pages, but I only found one, that of Nathan Sanders:

which also was very informative on language games, referred to as
_ludlings_, but I wrote the owner and got further information:

- -----------------
Nathan Sanders:

A good place to start would be the work of Bruce Bagemihl,
who has done a lot of work in the area of ludlings/language-games.
Here are two references on ludlings. The first has a large list of
examples, while the second has more explanation of the ludling
phenomenon itself:

Bagemihl, Bruce. 1989. ``The Crossing Constraint and Backwards
Languages.'' _Natural Language and Linguistic Theory_. Vol. 7.
Pp. 481-549.

Bagemihl, Bruce. 1996. ``Language Games and Related Areas.'' In
John A. Goldsmith ed. _The Handbook of Phonological Theory_.
Cambridge: Blackwell Publishers. Pp. 697-712.

(3) Marion Kee's suggestion to search the LINGUIST Archive led me to
two unsummarized queries, so I mailed the querists:

- --------------------
Jannis Androutsopoulos:

snailed-mailed me copious material on a colloquiium she organized in
heidelberg, dedicated to questions of youth slang:

International Colloquium "Linguistic and Sociolinguistic Aspects
of Youth-Specific Language", Heidelberg, June 5-7, 1997, hosted by
the Graduiertenkolleg "Dynamics of Non-Standard Varieties", Univ.
of Heidelberg & Univ. of Mannheim.

It is obviously impossible to summarize the great amount of data in
the space available here, so I'll just say that it covers various
aspects of Youth slang in Germany (also ex-GDR specific), Italy,
France, Switzerland (also at turn of 19th to 20th century),
Swedish. Some of the papers touch= ed upon influence of Rap/Hip-hop
etc. on Youth Slang.

- --------------------
Markell West:
responded first of all by posting a summary of responses
to his query, which in itself was very informative (Re: 8.1079).

Apart from that it contained a list of respondents:

(4) I mailed the respondents directly, and this brought me further
helpful responses:

- --------------------
Jack Aubert:

The French "verlan" reverses the order of syllables. "e l'envers"
means "backwards" and if you pronounce l'envers with its syllables
reversed you get "verlan." This is definitely an example of what you
described as type B -- adolescent exclusivist. I have heard it said
that verlan originally was used by thieves and pickpockets, but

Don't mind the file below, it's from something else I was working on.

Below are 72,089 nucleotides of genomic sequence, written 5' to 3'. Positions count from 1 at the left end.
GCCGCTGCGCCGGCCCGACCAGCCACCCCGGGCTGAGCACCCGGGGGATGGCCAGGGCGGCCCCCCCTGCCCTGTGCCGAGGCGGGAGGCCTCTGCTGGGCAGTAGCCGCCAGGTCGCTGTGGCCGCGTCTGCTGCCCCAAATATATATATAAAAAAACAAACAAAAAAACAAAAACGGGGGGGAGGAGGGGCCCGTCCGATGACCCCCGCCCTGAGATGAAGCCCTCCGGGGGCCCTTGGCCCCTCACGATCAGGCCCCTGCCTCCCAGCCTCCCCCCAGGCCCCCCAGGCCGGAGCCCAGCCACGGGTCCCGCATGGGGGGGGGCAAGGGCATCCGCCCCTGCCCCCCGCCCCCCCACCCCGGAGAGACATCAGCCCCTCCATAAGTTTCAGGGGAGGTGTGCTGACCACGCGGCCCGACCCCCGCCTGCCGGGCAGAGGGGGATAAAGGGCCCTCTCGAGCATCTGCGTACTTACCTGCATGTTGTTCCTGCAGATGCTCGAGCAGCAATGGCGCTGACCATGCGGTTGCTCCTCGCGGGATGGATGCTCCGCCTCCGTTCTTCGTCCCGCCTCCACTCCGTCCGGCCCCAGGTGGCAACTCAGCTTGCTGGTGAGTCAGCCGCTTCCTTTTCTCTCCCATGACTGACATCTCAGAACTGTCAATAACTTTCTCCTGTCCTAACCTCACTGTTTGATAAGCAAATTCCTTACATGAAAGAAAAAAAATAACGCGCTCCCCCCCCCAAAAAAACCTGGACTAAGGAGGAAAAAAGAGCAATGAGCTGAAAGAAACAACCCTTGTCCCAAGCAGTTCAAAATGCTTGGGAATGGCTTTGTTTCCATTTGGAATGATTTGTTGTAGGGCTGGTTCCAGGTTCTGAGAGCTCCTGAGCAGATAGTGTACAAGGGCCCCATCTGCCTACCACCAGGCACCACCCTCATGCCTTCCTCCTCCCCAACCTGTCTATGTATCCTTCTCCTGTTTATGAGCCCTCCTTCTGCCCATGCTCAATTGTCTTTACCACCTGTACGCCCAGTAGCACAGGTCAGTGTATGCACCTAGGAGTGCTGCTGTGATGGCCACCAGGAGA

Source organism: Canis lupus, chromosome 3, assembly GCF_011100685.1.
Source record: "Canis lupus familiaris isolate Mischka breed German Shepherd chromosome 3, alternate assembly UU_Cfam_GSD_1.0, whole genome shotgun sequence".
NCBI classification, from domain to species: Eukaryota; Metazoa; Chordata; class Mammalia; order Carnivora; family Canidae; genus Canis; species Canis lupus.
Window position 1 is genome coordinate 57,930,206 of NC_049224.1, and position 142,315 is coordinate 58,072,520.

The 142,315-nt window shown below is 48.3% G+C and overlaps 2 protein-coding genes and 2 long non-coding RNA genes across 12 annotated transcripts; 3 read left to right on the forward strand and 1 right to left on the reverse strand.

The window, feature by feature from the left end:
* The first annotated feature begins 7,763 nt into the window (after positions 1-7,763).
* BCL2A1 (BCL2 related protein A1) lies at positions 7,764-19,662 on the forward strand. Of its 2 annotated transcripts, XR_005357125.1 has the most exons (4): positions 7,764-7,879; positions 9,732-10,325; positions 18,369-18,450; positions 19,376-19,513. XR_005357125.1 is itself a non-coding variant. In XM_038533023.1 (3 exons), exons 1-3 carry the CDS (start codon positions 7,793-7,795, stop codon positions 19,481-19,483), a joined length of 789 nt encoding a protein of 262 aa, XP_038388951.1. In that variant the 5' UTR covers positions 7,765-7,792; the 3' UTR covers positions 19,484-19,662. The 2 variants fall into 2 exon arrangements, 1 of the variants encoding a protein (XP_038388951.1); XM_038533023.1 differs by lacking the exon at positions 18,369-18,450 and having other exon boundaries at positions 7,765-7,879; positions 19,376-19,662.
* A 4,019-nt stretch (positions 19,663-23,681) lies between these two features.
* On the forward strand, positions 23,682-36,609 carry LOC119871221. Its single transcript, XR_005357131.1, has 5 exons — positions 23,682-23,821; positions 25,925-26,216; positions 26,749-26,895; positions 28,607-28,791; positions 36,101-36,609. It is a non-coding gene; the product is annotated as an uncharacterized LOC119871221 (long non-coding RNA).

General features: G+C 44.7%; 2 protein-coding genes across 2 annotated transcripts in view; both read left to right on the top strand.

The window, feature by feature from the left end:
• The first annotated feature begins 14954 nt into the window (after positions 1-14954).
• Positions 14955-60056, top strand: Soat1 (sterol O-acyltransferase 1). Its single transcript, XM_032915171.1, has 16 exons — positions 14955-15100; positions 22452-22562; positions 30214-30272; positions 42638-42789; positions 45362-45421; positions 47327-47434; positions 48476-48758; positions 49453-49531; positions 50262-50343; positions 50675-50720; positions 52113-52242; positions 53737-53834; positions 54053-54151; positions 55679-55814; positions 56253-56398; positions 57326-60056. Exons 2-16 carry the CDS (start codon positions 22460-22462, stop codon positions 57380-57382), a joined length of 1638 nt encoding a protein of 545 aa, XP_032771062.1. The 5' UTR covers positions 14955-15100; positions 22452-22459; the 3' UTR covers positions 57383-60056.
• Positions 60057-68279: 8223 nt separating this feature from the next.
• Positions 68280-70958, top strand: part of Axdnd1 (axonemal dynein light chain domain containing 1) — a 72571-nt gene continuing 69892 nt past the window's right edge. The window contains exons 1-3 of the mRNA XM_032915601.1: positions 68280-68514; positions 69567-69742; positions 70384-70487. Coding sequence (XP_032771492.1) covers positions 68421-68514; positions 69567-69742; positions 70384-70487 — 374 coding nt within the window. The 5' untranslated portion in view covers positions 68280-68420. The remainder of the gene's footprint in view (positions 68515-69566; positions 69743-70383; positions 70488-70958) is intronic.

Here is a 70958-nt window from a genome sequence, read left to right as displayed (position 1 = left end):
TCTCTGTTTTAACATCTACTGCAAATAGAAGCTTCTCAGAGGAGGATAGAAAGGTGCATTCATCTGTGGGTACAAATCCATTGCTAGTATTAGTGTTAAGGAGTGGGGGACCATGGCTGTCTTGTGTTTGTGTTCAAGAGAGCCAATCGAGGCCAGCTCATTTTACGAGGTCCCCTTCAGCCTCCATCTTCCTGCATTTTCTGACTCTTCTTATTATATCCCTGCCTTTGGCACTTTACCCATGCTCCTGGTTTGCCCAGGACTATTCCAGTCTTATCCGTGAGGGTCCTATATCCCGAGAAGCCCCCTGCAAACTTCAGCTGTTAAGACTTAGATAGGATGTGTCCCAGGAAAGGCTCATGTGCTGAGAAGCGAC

suspect this is just a made-up explanation with no particular basis in
fact. But whatever its origins, it is now used by adolescents as an
exclusivist slang. I don't think any body actually uses verlan for
full sentences or extended conversations. It mostly forms the basis
for individual slang words that go into normal sentances. You could
refer to your zon-mai (maison) or zon-blou (blou son).
There was a movie a few years ago called "les ripoux" which is
verlan for "les pourris" which in context referred to corrupt cops. I
think the term for French-born Arabs, "beurs" was formed using some
version of verlan which is not always regular.
- --------------------
Jack Hall:

In my response to the query about Pig Latin, I mentioned what I called
the "op" language, which I read about in a book or magazine when I was
about 10-12 years old (mid 1950's). As I recall, the simple rule was:
put "op" (phonetically [a:p] after every consonant in a word except
the last (final) consonant. I am not certain what the rule was about
consonant clusters. Thus "dog" would be "dopog". I remember
specifically that the word "umbrella" was given as:
"umopbopropellopa", indicating that "op" is to be placed after all
three consonants at the beginning (umbr--), but only one after the
double "l". I have never met anybody who has heard of this language,
or knew how to use it, and, since I learned about it from a book,
rather than from other people (children), I cannot say anything about
the sociolinguistics of it. For me it is an idiolect (!!)

We're talking at least 40 years here, but the strange thing is, I
can actually visualize the item that I read, and the page on which it
was printed, although I certainly don't know the title of the book. I
am sure that it was written for people my (our) age at the time, not
for adults. I remember that, even while I was reading it, and although
I was only about 10 years old, I was aware that the description of the
"language" was not sufficiently detailed in treatment of matters such
as consonant clusters or sequences. I'm pretty sure that "st" would be
treated as a cluster, with one "op" inserted after it, not an "op"
after the "s" and another "op" inserted after the "t". Thus "stay"
would be "stopay", not "soptopay", but I remember that at the time I